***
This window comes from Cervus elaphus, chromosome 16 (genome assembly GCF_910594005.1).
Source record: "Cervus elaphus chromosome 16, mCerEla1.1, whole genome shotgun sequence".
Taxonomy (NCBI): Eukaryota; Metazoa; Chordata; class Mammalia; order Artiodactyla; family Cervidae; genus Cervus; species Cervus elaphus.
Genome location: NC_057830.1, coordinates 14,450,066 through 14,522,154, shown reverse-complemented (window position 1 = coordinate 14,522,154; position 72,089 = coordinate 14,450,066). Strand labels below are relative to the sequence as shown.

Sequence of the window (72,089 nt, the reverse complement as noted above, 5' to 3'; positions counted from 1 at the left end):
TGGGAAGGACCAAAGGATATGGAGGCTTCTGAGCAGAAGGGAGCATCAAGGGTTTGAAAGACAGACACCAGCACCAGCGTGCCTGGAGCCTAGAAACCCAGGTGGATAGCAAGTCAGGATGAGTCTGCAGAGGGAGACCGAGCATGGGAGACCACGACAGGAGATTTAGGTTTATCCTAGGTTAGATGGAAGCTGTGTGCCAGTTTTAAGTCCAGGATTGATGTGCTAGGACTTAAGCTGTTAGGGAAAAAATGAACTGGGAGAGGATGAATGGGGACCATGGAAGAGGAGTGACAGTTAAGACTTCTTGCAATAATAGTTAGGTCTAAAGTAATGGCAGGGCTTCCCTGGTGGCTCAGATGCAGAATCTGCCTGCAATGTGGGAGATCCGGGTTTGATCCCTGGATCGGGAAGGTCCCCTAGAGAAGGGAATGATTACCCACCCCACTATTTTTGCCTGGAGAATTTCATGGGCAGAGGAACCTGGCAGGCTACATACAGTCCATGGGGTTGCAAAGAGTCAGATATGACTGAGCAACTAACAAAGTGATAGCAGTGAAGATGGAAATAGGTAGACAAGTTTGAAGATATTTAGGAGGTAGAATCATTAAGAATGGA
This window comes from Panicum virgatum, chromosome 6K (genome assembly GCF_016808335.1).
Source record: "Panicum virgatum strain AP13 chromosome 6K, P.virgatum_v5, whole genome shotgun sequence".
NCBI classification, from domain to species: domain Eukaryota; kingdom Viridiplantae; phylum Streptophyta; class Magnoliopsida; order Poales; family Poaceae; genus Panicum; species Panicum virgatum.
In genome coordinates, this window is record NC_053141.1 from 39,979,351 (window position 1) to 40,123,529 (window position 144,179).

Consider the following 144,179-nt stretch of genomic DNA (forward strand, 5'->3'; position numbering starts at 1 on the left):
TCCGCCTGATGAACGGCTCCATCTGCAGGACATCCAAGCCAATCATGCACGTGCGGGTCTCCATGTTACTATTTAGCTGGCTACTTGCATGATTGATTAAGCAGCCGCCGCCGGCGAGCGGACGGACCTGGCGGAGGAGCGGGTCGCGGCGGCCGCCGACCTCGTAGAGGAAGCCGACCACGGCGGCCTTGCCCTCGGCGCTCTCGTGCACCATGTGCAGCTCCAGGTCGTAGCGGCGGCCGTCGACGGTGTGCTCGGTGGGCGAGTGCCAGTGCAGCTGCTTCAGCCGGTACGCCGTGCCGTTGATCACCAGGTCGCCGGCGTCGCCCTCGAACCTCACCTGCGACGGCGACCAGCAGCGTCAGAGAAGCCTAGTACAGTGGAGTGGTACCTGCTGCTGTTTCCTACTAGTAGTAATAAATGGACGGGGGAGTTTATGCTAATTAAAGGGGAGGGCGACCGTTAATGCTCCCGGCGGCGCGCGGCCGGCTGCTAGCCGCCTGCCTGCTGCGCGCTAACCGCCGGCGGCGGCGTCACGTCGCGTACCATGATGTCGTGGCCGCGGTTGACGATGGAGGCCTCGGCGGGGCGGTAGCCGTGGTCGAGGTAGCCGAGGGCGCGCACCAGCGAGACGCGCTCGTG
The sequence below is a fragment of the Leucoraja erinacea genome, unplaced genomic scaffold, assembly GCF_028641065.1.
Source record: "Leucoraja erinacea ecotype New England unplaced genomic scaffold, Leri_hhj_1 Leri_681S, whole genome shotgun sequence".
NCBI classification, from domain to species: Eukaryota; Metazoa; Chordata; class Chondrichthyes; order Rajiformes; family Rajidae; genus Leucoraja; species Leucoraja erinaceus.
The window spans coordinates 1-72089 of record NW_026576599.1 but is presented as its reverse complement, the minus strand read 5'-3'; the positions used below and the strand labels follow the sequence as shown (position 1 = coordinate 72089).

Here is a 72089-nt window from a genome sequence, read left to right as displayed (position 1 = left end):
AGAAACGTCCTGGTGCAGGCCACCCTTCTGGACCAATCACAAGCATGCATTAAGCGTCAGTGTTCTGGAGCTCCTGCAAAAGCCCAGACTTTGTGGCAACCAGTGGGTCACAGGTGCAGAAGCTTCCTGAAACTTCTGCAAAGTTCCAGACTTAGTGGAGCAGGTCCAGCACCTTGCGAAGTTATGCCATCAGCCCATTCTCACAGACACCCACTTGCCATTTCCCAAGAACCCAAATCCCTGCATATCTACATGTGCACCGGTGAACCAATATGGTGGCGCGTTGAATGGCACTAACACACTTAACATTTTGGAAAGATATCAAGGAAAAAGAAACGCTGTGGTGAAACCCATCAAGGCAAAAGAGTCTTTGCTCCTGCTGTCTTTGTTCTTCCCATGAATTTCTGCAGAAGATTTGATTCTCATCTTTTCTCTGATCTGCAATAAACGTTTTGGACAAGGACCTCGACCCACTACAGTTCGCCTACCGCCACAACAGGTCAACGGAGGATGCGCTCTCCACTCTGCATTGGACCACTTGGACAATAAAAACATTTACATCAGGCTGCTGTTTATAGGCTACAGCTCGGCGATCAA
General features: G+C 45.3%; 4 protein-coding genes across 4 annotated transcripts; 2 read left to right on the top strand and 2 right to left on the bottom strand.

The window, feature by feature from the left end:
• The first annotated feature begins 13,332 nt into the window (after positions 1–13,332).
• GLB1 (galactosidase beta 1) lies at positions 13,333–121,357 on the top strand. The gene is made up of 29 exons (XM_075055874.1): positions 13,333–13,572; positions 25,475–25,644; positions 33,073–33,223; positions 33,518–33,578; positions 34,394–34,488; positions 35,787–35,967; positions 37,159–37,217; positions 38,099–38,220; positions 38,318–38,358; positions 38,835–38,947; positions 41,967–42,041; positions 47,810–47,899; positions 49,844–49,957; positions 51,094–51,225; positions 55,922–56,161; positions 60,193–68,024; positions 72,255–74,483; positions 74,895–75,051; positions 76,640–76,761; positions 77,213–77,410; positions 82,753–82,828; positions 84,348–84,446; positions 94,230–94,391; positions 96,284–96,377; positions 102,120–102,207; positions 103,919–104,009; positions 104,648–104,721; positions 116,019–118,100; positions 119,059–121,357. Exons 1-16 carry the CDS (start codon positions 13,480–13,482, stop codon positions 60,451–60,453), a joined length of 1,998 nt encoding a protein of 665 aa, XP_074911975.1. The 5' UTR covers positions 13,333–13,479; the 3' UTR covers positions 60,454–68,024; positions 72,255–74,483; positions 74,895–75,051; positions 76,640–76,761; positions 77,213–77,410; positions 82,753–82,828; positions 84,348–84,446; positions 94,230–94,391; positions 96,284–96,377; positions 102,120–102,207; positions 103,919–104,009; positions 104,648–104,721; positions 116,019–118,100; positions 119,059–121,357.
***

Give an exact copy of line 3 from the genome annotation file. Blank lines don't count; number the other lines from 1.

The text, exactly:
Taxonomy (NCBI): Eukaryota; Metazoa; Chordata; class Mammalia; order Artiodactyla; family Cervidae; genus Cervus; species Cervus elaphus.